Second Circuit Bounces Sexual Orientation Bias Claim

A three-judge panel of the US Second Circuit Court of Appeals, based in Manhattan, has issued a mixed ruling concerning a gay man’s claim he was sexually harassed in his workplace in violation of Title VII of the 1964 Civil Rights Act. In an unsigned March 27 opinion, the court ruled that plaintiff Matthew Christiansen could not sue under Title VII on a sexual orientation discrimination claim because of existing circuit precedents, but that he could maintain his suit on a claim he was victim of his employer’s unlawful sex stereotyping. The case was sent back to US District Judge Katherine Polk Failla of New York’s Southern District, who last year granted the employer’s motion to dismiss all federal claims and decline jurisdiction over state law claims.

The ruling on this appeal, argued on January 20, was much awaited because it was the first time for the Second Circuit to address the sexual orientation issue since the federal Equal Employment Opportunity Commission (EEOC) reversed its position, held for half a century, ruling in 2015 that sexual orientation discrimination claims should be treated as sex discrimination claims subject to Title VII, which prohibits discrimination “because of sex.”

In a separate concurring opinion, Chief Judge Robert Katzmann, joined by US District Judge Margo K. Brodie, suggested that if the full Second Circuit bench – which can change a circuit precedent – were to consider the question, they would both find that sexual orientation discrimination claims can be litigated under Title VII. The other member of the panel, Circuit Judge Debra Ann Livingston, did not join that opinion.

Manhattan panel cites precedent, but allows case to proceed on sex-stereotyping theory

Christiansen, described in the opinion as “an openly gay man who is HIV-positive,” worked at DDB Worldwide Communications Group, an advertising agency based in New York that is a subsidiary of Omnicom Group. He alleged his direct supervisor subjected him to humiliating harassment “targeting his effeminacy and sexual orientation.” This began in the spring and summer of 2011, a time when marriage equality, on the cusp of victory in Albany, was much in the news in New York. The supervisor, not named in the opinion, “drew multiple sexually suggestive and explicit drawings of Christiansen on an office whiteboard.” These graphic drawings “depicted a naked, muscular Christiansen with an erect penis, holding a manual air pump and accompanied by a text bubble reading, ‘I’m so pumped for marriage equality.’”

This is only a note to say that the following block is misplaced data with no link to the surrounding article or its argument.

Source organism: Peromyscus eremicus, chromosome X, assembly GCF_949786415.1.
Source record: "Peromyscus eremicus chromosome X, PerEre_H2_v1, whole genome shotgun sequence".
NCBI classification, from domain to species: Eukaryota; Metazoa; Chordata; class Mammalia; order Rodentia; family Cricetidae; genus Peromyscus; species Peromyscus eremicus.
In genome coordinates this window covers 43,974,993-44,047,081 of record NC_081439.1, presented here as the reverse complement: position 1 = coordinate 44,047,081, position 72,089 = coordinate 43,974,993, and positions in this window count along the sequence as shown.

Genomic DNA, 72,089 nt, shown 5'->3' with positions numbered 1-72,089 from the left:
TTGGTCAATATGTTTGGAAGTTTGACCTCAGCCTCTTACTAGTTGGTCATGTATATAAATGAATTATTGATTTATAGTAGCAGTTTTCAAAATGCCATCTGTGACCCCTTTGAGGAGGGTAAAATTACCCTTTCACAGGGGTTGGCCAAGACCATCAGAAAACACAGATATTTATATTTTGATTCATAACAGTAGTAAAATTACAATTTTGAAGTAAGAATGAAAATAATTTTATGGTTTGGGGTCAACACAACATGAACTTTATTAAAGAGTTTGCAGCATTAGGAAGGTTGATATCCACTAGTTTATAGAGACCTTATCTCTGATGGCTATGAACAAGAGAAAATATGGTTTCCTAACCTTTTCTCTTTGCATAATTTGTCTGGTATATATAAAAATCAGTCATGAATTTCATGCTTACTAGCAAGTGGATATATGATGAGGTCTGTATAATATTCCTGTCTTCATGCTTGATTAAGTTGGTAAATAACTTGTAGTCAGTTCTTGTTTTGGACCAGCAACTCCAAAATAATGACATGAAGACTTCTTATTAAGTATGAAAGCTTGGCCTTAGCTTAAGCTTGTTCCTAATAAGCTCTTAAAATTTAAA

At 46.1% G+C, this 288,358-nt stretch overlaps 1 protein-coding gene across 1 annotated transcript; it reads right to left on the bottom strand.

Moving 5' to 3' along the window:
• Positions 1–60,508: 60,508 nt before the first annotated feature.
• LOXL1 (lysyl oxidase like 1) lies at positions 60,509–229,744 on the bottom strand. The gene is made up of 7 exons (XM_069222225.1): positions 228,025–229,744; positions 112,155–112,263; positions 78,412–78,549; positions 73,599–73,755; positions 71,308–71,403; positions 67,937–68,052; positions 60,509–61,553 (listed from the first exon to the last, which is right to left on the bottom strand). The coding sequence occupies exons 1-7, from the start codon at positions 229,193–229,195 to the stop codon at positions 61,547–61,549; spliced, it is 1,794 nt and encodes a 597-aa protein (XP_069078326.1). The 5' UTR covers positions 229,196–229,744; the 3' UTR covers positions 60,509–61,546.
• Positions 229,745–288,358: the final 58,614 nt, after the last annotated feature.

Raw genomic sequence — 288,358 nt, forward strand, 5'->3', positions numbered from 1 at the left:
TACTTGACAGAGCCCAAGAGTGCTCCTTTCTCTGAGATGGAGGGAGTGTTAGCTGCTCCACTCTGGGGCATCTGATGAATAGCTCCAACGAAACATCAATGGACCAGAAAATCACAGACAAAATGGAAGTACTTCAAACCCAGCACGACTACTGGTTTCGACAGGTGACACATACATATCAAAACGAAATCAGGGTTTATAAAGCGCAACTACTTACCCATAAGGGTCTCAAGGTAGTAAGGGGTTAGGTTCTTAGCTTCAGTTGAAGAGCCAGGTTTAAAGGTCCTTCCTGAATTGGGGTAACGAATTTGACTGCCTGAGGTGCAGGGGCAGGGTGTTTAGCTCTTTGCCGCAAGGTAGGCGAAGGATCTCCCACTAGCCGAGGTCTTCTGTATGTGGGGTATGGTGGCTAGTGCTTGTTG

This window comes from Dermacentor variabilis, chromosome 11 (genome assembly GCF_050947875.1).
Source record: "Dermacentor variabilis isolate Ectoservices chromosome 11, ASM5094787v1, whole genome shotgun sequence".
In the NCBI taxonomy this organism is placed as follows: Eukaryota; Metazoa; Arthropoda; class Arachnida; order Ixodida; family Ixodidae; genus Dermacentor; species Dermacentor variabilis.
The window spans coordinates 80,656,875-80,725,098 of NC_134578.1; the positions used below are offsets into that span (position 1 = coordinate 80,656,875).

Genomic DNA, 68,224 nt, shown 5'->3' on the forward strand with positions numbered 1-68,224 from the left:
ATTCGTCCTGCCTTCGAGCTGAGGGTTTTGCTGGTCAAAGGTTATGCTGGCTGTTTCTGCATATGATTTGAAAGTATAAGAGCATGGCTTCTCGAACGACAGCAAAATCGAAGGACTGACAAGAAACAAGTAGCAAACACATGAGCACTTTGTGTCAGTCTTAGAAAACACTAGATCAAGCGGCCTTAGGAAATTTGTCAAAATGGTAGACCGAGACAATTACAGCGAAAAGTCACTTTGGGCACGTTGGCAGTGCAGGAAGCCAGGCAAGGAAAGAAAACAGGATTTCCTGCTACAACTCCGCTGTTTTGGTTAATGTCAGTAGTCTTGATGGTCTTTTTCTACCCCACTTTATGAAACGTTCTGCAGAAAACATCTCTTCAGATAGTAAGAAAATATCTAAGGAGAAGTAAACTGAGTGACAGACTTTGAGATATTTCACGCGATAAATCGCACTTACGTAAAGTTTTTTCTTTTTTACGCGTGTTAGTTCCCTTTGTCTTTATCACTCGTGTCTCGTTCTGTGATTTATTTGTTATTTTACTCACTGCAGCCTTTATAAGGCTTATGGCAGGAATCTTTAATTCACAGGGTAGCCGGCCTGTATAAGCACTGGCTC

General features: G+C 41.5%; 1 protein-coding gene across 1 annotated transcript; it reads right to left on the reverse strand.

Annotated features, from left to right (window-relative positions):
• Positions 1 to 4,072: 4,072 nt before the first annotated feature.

There was another picture that “depicted Christiansen in tights and a low-cut shirt ‘prancing around.’” Yet another showed his “torso on the body of ‘a four legged animal with a tail and penis, urinating and defecating.’” Later in 2011, the same supervisor “circulated at work and posted to Facebook a ‘Muscle Beach Party’ poster that depicted various employees’ heads on the bodies of people in beach attire,” including Christiansen’s head “attached to a female body clad in a bikini, lying on the ground with her legs upright in the air in a manner that one coworker thought depicted Christiansen as ‘a submissive sissy.’”

The supervisor also made remarks about “the connection between effeminacy, sexual orientation, and HIV status,” and allegedly told other employees that Christiansen “was effeminate and gay so he must have AIDS,” though at the time Christiansen was keeping his HIV-status private. Christiansen included a disability discrimination claim in his complaint, but the district court found his factual allegations were not sufficient to maintain a claim under the Americans with Disabilities Act (ADA), a conclusion that Christiansen did not appeal.